London: Airbus SE delivered 49 new jets to its customers last month, overcoming travel restrictions and virus-afflicted demand to post its third straight monthly increase.
The July tally, achieved solely with narrow-body aircraft, marked a 36% increase from the 36 handovers recorded in June, according to a statement Thursday. Airbus registered four new orders during the month and had no cancellations — an improvement from the prior month, which saw a negative order balance.
Deliveries were boosted by a system that delegates some essential customer checks to the manufacturer’s own engineers, people familiar with the matter said earlier, asking for anonymity discussing data that hadn’t yet been made public.
The so-called e-delivery option “continues to facilitate our ability to deliver aircraft during an unprecedented time of travel restrictions and quarantines,” said Stefan Schaffrath, an Airbus spokesman.
Maintaining jetliner handovers to those customers that still want them is vital for Airbus as it seeks to bolster cash flow, since the biggest payment for planes comes when the buyer receives them. The Toulouse, France-based company had 145 aircraft undelivered as of June 30.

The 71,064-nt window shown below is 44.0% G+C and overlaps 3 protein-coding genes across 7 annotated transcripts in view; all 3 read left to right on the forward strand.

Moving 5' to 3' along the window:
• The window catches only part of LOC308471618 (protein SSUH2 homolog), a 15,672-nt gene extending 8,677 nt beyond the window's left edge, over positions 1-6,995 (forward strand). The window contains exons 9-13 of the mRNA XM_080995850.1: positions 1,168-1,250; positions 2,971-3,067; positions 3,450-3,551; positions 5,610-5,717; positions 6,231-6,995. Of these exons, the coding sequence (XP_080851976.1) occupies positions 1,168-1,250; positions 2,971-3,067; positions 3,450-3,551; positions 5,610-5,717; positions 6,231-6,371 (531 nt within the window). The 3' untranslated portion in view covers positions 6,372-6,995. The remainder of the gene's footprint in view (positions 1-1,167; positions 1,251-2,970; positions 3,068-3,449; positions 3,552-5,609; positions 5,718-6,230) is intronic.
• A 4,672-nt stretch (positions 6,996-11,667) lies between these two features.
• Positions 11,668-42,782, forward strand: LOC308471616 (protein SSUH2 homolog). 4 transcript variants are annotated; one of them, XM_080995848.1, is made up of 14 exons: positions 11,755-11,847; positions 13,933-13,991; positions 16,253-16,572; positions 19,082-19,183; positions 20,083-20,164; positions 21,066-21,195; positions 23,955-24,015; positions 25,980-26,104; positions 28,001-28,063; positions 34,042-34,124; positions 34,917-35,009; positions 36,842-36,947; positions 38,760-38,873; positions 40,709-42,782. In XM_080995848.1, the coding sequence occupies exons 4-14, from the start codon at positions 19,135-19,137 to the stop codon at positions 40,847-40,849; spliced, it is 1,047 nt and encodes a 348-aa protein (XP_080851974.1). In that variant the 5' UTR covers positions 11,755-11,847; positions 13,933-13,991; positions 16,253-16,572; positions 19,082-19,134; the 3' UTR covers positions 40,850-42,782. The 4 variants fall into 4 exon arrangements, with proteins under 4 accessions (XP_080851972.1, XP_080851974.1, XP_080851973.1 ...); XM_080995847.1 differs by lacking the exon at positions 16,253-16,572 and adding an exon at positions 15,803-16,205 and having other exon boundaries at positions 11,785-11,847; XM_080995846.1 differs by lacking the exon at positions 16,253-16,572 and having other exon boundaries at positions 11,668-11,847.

The company shipped 47 of its best-selling A320-series narrow-bodies, as well as two of the smaller A220 series in July. Customers taking delivery included Air Canada, Egypt Air and India’s Vistara.
Through July, the European manufacturer had racked up 245 deliveries this year. U.S. rival Boeing Co., which had to contend with the continued grounding of its 737 Max following two fatal crashes, had logged 70 deliveries as of June 30. It reports July figures next Tuesday.
While Airbus is outpacing Boeing, the number of shipments is still depressed amid an unprecedented global slowdown in air travel. Total deliveries through July were down 46% from a year earlier, when Airbus factories were straining to meet demand.
Chief Financial Officer Dominik Asam said on an earnings call last week that deliveries should align with production this quarter. The company is set to build 51 aircraft a month based on current levels of output, including A320s, the smaller A220 narrow-body and larger twin-aisle models.
Both Airbus and Boeing are in a delicate balancing act brought on by the pandemic, in which they’re seeking to exert pressure on carriers to take planes ordered in better times, while also remaining mindful of the continued viability of their customers.
Still, Airbus chief Guillaume Faury struck an optimistic note at the July 30 earnings, raising the prospect of a ramp-up in A320-family production as soon as the second half of next year, though he said it was unlikely to occur until 2022.-Bloomberg
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